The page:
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Grazing Crop Regrowth


Grazing Crop Regrowth. Photo credit: Barry Yaremcio

It is not uncommon for producers to graze annual crop stubble fields. This year, with feed supplies being in short supply, crop regrowth in silage or harvested fields is an option to extend the grazing season. There are risks associated with each of the crops being grazed.


Annual crop stubble fields have variable quality. Crop type, amount of grain thrown out by the combine, and weeds present influence nutrient availability. Often, low protein and high fibre found in the straw can restrict feed intake, causing cows to lose condition. A high calcium mineral is recommended.


Canola regrowth is a high protein and high energy forage. Quality can be as high as a good quality first cut alfalfa grass hay. Cattle may take a day or two to learn to graze the material. Concerns are with high nitrate and sulfur content. Nitrate above 1% on a dry basis can cause animal losses. The more concerning issue is with sulfur levels exceeding 0.5%, which causes polio. There are reports of animals dying from regrowth containing 0.8% sulfur or higher. Limiting access to the regrowth with electric fences and supplying an alternate feed is one option to safely graze the material.


Flax is a crop that is harvested late and generally does not regrow in the fall. But, in severe feed shortage areas, some fields can be grazed. High fibre levels make the straw hard for animals to digest, resulting in limited feed intake. Green flax straw remaining in the field can contain prussic acid. The active toxin is hydrogen cyanide. A poison that is very fast acting with the first symptoms being dead animals.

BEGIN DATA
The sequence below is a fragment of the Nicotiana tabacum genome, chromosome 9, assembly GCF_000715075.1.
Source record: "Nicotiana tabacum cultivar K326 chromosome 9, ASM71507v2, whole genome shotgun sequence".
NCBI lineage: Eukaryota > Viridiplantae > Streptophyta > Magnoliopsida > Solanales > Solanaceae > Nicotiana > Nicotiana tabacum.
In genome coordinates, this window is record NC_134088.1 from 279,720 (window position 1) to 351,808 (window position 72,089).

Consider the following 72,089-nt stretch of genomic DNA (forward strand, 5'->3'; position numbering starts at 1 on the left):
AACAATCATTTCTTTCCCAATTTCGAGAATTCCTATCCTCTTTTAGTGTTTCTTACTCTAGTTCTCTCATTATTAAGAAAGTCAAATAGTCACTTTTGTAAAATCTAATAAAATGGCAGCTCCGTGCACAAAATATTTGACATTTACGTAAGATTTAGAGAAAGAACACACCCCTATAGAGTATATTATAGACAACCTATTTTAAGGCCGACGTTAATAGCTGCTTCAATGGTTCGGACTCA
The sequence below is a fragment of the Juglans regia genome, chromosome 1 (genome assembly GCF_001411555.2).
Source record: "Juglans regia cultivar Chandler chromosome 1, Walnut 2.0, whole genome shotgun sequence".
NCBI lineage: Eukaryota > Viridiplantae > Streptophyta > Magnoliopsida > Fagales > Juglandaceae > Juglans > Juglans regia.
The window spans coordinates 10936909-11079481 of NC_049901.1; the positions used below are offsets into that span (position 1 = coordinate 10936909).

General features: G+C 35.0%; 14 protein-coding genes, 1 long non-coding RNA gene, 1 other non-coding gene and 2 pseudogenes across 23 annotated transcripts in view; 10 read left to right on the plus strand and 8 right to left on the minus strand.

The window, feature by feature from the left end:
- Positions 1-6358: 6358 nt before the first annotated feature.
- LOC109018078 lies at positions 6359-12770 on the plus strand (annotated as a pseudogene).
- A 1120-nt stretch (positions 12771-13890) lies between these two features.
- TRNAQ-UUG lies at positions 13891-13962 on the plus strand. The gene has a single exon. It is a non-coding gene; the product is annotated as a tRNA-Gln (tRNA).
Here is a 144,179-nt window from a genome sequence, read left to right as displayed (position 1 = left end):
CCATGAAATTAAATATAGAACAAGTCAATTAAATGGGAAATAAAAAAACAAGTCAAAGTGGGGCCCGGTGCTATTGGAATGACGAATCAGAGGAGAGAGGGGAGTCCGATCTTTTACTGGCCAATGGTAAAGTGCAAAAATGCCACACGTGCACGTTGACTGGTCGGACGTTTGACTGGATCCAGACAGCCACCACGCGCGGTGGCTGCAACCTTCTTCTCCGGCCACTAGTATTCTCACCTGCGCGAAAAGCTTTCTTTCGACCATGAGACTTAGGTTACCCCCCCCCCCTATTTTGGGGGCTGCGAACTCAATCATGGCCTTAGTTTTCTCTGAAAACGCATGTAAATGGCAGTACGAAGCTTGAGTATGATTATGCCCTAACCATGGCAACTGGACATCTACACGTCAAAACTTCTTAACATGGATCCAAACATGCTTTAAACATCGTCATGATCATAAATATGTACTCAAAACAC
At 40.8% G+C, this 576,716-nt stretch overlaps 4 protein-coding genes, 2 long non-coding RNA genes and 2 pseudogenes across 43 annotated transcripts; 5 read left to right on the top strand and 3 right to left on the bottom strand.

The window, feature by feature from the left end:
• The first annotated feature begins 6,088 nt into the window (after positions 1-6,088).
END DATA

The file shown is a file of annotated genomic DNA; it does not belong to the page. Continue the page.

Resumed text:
Cover crops are grazed late into the fall. A high protein and energy crop. Not a regrowth situation, but if there are brassica species present such as radish, turnip, forage rapeseed, and kale, these plants are sulfur accumulators. There are feed test results that have come back with levels similar to that found in canola regrowth.


Cutting the regrowth prior to grazing and sending a sample for analysis is recommended. The material is usually high quality and a forage that can be used. It might require more management, but the opportunity to reducing stored feed requirements and lowering winter feed costs are benefits that cannot be overlooked.


For additional information on grazing crop regrowth, contact Barry at 403-741-6032 or bjyaremcio@gmail.com

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